I’ve recently had two notable customer service experiences. One was awesome, the other was autrocious. Both are worth sharing as a lesson for businesses that engage in customer service.
The amazing customer service experience I recently had was delivered by Apple’s MobileMe.
For some time I had been experiencing a problem with syncing failures between my desktop iCal calendar and the calendars on the MobileMe web site and my iPhone. I had spent a considerable amount of time self-troubleshooting the problem using Apple’s online support documentation, and I had failed to resolve it. By the time I chose to engage with the chat-based support of MobileMe, I was borderline irate. In fact, I was actively researching alternatives to MobileMe.
It didn’t take the MobileMe support technician, Nicholas C, long to cool me down, however. After he read my brieft rant about all the time I’d spent on the matter already, he replied: “I really appreciate the insight to the issue and im sure we can get this up and running as it should.” As simple a reply as it was, I found it reassuring. He didn’t dismiss my efforts, was able to see past my somewhat rude mannerisms, and he approached the problem with positivity.
Throughout our hour-long session, in fact, Nicholas punctuated our chat with statements like, “Awesome, you’re doing great Andrew,” and, “you did great.” I consider myself an advanced Mac user, and many of the troubleshooting tasks he had me perform were mundane. However, the simple fact that Nicholas was recognizing the time and effort I was investing into the process was satisfying.
Nicholas worked with me through Apple’s online documentation twice, but he was not able to resolve my issue this way either. At this point, I asked him: “should I just cry now? ;-)” He replied: “please no tears, i dont want to give up. This is pretty different though… lease give me a moment to research this for us… I want to see what im missing or waht else can be done”
I like how he recognized that the situation was now unusual, and also that he referred to “us,” recognizing the fact that we were working together on the matter. I’ve never experienced that before during a tech support session. Typically a support technician has difficulty disassociating him or herself from the role as a representative of their employer. This can lead to adversarial discussions when the technician becomes defensive of the company’s product or service. Instead, Nicholas adopted a tone of advocacy, and that had a tremendous reassuring effect on me.
In fact, despite the fact that this technical problem with MobileMe was consuming a tremendous amount of my time, Nicholas’ ability to openly recognize my interests and communicate a commitment to collaboratively resolving my problems overcame my anger at the technical failure of the MobileMe service itself. And by creatively problem-solving with me, effectively reaching a resolution, my chagrin was turned to gratitude and I left our session with a renewed faith in the MobileMe service.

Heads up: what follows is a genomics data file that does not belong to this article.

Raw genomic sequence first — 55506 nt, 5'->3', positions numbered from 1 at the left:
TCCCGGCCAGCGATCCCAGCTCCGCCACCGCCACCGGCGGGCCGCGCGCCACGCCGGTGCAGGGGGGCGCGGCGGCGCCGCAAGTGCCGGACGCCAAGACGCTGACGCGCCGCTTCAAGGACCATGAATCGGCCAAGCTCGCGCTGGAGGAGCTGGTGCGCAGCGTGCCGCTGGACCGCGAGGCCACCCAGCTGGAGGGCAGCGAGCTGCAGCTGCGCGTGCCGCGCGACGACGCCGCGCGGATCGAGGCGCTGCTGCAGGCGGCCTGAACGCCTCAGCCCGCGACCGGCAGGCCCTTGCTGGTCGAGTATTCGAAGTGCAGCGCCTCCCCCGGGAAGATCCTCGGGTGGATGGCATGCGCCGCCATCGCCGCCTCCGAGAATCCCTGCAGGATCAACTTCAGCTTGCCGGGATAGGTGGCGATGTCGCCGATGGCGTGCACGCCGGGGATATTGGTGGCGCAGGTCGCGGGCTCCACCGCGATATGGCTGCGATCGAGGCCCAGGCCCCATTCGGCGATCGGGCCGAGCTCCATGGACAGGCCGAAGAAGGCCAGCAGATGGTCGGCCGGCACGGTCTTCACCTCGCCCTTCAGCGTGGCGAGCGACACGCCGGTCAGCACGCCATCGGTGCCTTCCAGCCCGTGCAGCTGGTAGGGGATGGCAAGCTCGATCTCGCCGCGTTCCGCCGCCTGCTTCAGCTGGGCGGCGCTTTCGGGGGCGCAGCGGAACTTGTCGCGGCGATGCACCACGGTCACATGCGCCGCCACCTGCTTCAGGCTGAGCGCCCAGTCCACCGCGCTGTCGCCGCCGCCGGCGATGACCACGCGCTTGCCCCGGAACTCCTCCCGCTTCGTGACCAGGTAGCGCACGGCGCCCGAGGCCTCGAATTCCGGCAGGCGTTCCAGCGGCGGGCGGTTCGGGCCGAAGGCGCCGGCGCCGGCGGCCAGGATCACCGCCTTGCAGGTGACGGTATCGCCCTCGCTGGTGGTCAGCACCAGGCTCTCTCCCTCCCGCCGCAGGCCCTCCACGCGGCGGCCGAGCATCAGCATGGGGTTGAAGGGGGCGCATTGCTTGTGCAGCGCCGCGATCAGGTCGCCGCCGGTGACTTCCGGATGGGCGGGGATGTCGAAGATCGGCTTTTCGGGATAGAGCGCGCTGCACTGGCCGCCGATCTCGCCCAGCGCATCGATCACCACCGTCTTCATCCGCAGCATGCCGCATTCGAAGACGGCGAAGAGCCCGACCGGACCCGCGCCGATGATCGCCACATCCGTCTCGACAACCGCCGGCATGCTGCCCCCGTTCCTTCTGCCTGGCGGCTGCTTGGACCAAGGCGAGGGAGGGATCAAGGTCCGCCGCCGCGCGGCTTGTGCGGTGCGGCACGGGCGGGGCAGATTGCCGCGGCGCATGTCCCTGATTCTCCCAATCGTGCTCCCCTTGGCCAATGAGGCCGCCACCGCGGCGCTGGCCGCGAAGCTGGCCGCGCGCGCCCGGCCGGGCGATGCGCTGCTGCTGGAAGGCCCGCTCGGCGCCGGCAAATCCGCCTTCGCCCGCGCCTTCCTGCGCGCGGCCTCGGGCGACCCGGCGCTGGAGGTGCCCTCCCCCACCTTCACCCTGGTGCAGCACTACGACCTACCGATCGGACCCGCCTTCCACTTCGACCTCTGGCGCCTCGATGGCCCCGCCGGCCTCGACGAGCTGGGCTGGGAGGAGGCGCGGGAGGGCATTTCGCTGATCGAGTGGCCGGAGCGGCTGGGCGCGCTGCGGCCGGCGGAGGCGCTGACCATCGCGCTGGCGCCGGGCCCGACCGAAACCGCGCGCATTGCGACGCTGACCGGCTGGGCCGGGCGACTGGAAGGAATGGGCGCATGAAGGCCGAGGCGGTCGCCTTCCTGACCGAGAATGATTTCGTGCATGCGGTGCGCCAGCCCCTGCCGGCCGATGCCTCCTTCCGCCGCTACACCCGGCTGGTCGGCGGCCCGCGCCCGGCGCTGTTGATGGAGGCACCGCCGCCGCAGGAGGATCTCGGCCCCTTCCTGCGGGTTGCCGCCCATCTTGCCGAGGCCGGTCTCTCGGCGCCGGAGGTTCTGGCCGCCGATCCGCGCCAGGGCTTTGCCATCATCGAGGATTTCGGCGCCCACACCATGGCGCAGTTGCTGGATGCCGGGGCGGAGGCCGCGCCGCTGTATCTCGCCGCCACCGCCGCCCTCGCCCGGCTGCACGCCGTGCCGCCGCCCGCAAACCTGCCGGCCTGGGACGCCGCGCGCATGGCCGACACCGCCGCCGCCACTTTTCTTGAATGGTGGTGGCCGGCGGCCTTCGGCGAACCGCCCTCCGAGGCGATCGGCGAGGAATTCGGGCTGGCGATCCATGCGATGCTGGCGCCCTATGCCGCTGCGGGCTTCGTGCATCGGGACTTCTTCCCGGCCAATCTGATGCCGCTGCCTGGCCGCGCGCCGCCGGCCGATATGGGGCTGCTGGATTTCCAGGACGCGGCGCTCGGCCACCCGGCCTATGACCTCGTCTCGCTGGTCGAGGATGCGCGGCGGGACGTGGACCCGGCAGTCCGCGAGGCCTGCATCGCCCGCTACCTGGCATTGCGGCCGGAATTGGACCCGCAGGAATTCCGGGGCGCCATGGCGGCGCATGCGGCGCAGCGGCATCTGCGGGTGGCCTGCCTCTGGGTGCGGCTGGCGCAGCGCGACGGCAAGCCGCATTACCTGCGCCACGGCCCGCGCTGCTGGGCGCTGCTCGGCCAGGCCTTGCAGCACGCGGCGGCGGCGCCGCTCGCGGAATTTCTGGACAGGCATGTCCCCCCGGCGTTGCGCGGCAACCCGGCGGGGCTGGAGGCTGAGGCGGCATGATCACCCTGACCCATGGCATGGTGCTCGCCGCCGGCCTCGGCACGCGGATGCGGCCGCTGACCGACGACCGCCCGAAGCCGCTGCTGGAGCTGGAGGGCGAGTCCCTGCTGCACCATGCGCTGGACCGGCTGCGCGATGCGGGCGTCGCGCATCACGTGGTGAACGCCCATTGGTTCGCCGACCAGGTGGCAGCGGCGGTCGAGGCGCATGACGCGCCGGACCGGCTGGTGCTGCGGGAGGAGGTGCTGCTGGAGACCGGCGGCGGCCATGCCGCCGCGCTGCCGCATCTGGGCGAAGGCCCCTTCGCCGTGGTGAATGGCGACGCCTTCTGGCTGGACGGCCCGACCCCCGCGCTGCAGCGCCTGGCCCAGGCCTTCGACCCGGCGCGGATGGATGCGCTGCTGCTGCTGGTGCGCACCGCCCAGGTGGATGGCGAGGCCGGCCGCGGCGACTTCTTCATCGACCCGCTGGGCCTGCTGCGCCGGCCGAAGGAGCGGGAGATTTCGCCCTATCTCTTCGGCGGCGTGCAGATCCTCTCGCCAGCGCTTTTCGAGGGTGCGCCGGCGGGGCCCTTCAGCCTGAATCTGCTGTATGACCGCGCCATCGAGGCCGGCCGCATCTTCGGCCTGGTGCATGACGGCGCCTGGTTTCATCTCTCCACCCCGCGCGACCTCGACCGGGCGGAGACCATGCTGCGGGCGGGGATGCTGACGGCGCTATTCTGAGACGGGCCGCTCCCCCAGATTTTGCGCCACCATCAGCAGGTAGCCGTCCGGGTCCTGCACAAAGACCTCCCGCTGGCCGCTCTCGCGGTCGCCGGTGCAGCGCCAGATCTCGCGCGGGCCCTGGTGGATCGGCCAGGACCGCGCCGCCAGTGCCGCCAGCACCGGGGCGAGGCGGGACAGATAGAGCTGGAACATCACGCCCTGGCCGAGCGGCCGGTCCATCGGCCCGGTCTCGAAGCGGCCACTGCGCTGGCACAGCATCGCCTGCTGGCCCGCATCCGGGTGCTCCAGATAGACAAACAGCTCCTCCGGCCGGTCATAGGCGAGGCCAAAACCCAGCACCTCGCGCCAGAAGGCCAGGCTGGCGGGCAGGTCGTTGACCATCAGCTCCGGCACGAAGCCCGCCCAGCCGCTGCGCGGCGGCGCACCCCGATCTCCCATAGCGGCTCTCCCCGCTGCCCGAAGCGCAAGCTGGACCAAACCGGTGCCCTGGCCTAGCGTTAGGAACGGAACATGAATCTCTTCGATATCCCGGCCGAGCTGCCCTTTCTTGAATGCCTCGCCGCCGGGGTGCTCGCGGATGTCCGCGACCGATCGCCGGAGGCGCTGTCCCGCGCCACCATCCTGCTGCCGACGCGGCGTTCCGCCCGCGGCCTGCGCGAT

Nicholas closed our chat session by saying, “i really appreciate your patience working with me,” and I believe he honestly meant it.
Now compare that to an abysmal customer service experience I recently received from the web business services company, Business Catalyst (aka Good Barry).
In a nutshell, a variety of company representatives including several members of the executive team, stonewalled my efforts at communication for over 7 weeks. I won’t go into great detail on this matter, but suffice to say that I was attempting to rectify a minor billing matter with the account of a not-for-profit client. For some reason, however, the accounts team, the sales team, and the executive team opted to completely ignore my repeated email and Twitter requests for assistance.
When I finally announced my client’s departure from the Good Barry hosting environment as a result of the poor customer service I’d received, one of their team invited me to email him regarding the issue. I did. Not surprisingly, he failed to respond.
I finally received an email with a resolution to my problem the other day — a full two months after I’d first made a request regarding it. There was no apology for the delay, no recognition of the tremendous amount of time that I’d invested in seeking to have a simple matter dealt with; just a simple email with an explanation of the action that had been taken.
Ironically, Business Catalyst provides a suite of web-based tools that promise to enhance customer service for online businesses. My experience suggests that more than software is required for a positive outcome to a customer’s concerns. More valuable are people within an organization who take a genuine interest in them.
With MobileMe, I started my customer service experience ready to move on. Thanks to Nicholas, my commitment to MobileMe is instead renewed (as will be my account later this year).
Back in January when I began my efforts to resolve my issue with Business Catalyst, I had lined up several clients to subscribe to their service and was on the verge of investing in the company as a resale partner. I’ve since placed those clients elsewhere and am now sworn off dealing with this company in any manner at all.
When I deal with clients, I act transparently and place their interests ahead of my own in the relationship. Clients and customers are the reason for any business’ existence, and it’s absolutely important that they remain satisfied with the business’ service, feel recognized, respected, and compelled to maintain the relationship.
Apple recently made me feel valuable and wanted while Business Catalyst silently expressed a preference to have me go away. I hope that me own efforts in customer service fall on the former end of that effect spectrum and never the latter.